Confederate Currency

Use of Imagery on Civil War Money

Currency can be a compelling and unique way to learn about the past. When used, the monetary value is often looked at first, but the imagery around it sends the biggest message. It is used as a tool to make a political and cultural statement about a nation’s identity, leadership, heritage and values.

By studying the imagery used on Confederate money, we can better our understanding of Civil War-era values and how they differed between the North and the South.

 Confederate Currency
This Confederate currency for $100 depicts an image of slaves conducting field labor. In the lower left corner is John Calhoun and on the right is an unnamed woman in classical dress carrying garland. Rosenberg Library, Galveston and Texas History Center, MSS 2017-0013.

For example, Confederate currency depicted famous military leaders and scenes from life in the south, which often included painful images of slavery and hard labor. Conversely, the Union chose images depicting core principles of democracy such as liberty. These images were placed on special federal notes called greenbacks, which helped the Union pay for the cost of their Civil War efforts. This contrasting use of imagery highlights perhaps the biggest political differences between the North and South during the Civil War, each a loud and intentional message of what they represented.

 Confederate Currency
The smallest denomination printed during the Civil War, it was created to help with the shortage of coinage being experienced during this time. The obverse features a roman-style bust of Confederate President Jefferson Davis. Rosenberg Library and Museum, 90.003.5.

Confederate Money & the Printing Process

Confederate leadership began printing its own form of paper money as early as July of 1861 and continued until April 1865. The amount of paper issued during this time is unknown. A majority of Confederate money was created through a technique called lithography where a master copper plate with the desired design was prepared and then transferred to a lithographic stone, after which printing could begin.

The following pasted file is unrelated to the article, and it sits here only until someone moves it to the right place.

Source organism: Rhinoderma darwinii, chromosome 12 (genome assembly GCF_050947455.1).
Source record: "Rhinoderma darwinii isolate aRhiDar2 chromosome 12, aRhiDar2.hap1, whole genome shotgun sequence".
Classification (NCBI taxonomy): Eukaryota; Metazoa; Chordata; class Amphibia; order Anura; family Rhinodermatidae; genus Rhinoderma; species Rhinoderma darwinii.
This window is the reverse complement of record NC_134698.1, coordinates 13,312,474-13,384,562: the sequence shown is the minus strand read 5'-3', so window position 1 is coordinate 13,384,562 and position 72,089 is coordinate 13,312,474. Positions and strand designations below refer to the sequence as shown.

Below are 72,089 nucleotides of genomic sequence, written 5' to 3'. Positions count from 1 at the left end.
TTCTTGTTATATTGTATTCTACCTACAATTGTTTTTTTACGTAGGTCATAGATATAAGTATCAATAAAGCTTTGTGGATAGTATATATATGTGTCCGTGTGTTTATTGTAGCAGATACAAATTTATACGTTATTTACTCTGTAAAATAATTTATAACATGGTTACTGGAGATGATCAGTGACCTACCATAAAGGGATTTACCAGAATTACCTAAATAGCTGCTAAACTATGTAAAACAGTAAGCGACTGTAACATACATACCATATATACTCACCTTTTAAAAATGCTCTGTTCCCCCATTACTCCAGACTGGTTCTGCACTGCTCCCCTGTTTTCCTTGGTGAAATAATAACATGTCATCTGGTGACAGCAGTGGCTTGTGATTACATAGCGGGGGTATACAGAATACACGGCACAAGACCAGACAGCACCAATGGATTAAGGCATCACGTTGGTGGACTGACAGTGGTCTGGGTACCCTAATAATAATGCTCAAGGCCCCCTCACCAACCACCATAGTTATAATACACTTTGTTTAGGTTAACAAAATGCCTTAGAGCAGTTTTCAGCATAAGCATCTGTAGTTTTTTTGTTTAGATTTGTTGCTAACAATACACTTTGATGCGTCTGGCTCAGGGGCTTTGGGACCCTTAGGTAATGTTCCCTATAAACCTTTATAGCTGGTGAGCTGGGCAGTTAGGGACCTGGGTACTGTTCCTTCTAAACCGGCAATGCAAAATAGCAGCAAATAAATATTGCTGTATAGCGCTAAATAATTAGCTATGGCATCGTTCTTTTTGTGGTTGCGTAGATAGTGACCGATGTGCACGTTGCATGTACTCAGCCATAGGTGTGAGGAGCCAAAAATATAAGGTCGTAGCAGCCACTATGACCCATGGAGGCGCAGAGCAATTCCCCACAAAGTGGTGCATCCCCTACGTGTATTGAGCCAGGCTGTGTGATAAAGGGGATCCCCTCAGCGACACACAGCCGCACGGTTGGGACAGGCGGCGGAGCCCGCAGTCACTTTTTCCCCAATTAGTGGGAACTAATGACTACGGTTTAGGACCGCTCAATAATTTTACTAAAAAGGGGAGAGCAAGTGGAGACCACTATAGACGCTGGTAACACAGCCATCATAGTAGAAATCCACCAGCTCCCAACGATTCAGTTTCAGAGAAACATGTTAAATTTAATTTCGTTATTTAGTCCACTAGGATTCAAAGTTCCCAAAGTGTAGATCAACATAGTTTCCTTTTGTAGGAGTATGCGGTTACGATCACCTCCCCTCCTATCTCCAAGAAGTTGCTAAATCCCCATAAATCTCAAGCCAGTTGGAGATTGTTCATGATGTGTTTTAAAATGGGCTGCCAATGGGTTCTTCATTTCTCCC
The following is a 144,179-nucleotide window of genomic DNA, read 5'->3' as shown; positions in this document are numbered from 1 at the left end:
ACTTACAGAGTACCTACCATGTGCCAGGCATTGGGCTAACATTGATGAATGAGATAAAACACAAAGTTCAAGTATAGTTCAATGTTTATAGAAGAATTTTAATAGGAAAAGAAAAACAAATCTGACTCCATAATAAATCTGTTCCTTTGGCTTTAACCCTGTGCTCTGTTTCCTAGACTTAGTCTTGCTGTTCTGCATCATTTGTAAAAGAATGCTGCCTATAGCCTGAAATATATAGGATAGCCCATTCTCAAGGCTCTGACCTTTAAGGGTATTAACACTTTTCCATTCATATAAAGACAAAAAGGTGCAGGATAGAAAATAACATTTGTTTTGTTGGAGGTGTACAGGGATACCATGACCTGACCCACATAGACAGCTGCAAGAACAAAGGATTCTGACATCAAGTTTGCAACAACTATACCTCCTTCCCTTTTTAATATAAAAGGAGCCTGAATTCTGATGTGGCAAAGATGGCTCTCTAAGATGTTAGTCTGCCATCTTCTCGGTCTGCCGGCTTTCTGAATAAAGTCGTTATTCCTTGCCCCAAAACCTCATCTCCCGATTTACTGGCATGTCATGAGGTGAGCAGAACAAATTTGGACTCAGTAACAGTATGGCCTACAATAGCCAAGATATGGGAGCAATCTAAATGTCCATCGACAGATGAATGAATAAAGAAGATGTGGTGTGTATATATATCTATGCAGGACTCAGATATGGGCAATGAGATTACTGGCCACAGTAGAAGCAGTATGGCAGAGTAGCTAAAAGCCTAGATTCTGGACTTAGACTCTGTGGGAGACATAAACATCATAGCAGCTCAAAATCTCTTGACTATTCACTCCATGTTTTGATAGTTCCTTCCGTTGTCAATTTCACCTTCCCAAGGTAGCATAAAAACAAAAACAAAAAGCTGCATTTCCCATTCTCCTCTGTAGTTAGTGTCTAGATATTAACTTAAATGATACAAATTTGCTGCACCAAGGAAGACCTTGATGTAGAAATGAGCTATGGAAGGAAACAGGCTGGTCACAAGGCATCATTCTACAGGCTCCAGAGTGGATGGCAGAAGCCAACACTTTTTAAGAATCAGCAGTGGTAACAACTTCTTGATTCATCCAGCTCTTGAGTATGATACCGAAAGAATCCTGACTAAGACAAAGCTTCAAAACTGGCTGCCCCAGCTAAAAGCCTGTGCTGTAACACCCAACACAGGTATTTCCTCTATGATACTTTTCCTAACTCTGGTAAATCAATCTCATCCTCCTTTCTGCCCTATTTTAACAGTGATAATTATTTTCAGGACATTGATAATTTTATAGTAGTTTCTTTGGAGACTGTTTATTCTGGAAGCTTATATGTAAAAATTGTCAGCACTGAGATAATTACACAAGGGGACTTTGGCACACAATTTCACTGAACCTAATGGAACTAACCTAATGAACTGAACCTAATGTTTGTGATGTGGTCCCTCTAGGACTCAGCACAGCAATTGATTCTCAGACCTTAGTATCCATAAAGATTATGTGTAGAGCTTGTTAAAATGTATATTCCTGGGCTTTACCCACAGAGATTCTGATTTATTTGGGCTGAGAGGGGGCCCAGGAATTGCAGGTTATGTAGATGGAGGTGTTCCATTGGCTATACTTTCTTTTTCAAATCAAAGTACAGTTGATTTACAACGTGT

The printing process was mainly conducted in Columbia, South Carolina and then shipped to Richmond, Virginia. There they were cut, signed and numbered, and put into circulation. What is unique about this process is that most Confederate notes were signed and numbered by hand with the hope it would make counterfeiting more difficult. Northern engravers used counterfeiting to undermine the Confederate cause and make a profit of their own. By 1864, Confederate currency printers switched to printed signatures and stamped serial numbers.

 Confederate Currency
This Confederate $10 bill depicts Confederate cabinet member Robert M. T. Hunter and a detailed vignette of horse-drawn artillery. Rosenberg Library and Museum, 90.004.1.

After the War

When the Civil War ended, Confederate currency was worthless and had no value. As a whole, paper currency was unpopular and distrusted. To remedy this, the Federal government made several strides to create a more reputable and reliable form of currency. By 1896, American trust had increased, and they released the Educational Series, arguably the most beautiful monetary art designs ever produced by the United States.

Over the past two centuries, American currency has changed, but one thing remains the same: it invokes ideals of liberty, justice and the founding principles of unity and independence. A rather stark contrast, to the Confederacy.

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